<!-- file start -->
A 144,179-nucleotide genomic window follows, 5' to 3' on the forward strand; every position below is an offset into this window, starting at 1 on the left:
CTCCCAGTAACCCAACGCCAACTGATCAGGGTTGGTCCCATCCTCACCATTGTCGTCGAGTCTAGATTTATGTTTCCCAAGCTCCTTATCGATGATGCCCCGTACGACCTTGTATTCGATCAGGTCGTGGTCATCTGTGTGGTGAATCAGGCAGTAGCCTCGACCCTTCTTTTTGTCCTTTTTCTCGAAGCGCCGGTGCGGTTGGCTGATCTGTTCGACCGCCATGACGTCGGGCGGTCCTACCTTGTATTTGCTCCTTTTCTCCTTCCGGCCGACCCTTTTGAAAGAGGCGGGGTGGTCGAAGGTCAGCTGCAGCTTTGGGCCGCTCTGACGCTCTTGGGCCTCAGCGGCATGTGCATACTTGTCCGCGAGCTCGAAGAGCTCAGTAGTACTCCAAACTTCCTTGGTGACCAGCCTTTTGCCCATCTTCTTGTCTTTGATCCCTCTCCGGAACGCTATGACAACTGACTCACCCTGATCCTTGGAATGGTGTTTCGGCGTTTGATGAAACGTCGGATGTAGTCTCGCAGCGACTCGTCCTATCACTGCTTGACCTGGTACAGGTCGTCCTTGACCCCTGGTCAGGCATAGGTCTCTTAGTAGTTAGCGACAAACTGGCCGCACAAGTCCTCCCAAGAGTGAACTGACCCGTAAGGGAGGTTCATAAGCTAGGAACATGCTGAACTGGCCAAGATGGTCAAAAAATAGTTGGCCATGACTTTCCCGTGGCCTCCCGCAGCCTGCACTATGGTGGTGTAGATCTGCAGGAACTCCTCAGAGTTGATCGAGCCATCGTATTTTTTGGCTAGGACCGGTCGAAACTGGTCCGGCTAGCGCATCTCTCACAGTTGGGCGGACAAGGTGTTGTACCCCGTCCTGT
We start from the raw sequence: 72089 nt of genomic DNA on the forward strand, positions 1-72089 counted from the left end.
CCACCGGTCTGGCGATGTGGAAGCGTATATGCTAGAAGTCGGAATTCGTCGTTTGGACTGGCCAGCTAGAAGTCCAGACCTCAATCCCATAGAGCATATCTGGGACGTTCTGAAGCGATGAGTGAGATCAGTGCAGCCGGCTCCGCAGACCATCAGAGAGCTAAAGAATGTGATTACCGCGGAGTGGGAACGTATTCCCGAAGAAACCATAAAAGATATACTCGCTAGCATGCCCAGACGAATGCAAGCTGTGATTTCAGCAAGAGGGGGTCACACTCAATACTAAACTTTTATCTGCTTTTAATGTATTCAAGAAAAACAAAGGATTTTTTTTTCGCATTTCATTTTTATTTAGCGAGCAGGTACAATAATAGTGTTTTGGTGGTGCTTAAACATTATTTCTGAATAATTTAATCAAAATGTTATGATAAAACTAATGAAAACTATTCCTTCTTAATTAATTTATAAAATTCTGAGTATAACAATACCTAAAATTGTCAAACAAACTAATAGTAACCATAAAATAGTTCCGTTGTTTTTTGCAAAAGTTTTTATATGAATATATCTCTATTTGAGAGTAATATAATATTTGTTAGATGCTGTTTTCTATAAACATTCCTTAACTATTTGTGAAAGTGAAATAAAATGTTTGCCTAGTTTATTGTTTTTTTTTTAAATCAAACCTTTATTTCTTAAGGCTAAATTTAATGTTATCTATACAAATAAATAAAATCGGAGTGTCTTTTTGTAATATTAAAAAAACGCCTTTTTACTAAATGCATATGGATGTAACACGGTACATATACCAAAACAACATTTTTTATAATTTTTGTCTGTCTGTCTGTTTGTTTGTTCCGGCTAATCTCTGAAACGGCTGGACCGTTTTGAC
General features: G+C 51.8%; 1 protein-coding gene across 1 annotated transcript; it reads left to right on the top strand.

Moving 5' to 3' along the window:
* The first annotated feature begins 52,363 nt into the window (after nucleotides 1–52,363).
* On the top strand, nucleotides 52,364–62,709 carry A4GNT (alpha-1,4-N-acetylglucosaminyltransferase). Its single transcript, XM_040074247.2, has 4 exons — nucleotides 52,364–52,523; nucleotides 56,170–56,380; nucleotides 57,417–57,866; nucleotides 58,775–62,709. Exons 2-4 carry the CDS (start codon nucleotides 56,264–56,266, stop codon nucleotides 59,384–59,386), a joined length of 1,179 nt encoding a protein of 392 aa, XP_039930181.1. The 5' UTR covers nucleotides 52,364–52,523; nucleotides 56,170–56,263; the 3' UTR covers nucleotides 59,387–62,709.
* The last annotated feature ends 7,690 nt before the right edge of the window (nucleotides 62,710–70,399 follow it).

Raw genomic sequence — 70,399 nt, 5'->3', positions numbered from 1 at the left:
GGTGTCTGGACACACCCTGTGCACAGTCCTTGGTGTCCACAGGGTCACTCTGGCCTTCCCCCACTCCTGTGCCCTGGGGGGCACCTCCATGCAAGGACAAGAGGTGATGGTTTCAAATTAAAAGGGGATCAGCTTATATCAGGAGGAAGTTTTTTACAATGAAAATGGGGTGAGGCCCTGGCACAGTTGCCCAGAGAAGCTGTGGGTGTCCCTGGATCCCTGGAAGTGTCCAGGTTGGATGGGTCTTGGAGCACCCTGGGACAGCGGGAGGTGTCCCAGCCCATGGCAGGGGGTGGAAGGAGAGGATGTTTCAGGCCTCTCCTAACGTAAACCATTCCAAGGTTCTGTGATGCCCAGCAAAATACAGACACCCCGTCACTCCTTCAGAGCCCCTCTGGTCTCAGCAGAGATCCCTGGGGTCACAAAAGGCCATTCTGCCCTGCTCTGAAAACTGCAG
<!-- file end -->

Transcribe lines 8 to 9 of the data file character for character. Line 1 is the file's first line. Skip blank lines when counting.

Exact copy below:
* On the top strand, nucleotides 52,364–62,709 carry A4GNT (alpha-1,4-N-acetylglucosaminyltransferase). Its single transcript, XM_040074247.2, has 4 exons — nucleotides 52,364–52,523; nucleotides 56,170–56,380; nucleotides 57,417–57,866; nucleotides 58,775–62,709. Exons 2-4 carry the CDS (start codon nucleotides 56,264–56,266, stop codon nucleotides 59,384–59,386), a joined length of 1,179 nt encoding a protein of 392 aa, XP_039930181.1. The 5' UTR covers nucleotides 52,364–52,523; nucleotides 56,170–56,263; the 3' UTR covers nucleotides 59,387–62,709.
* The last annotated feature ends 7,690 nt before the right edge of the window (nucleotides 62,710–70,399 follow it).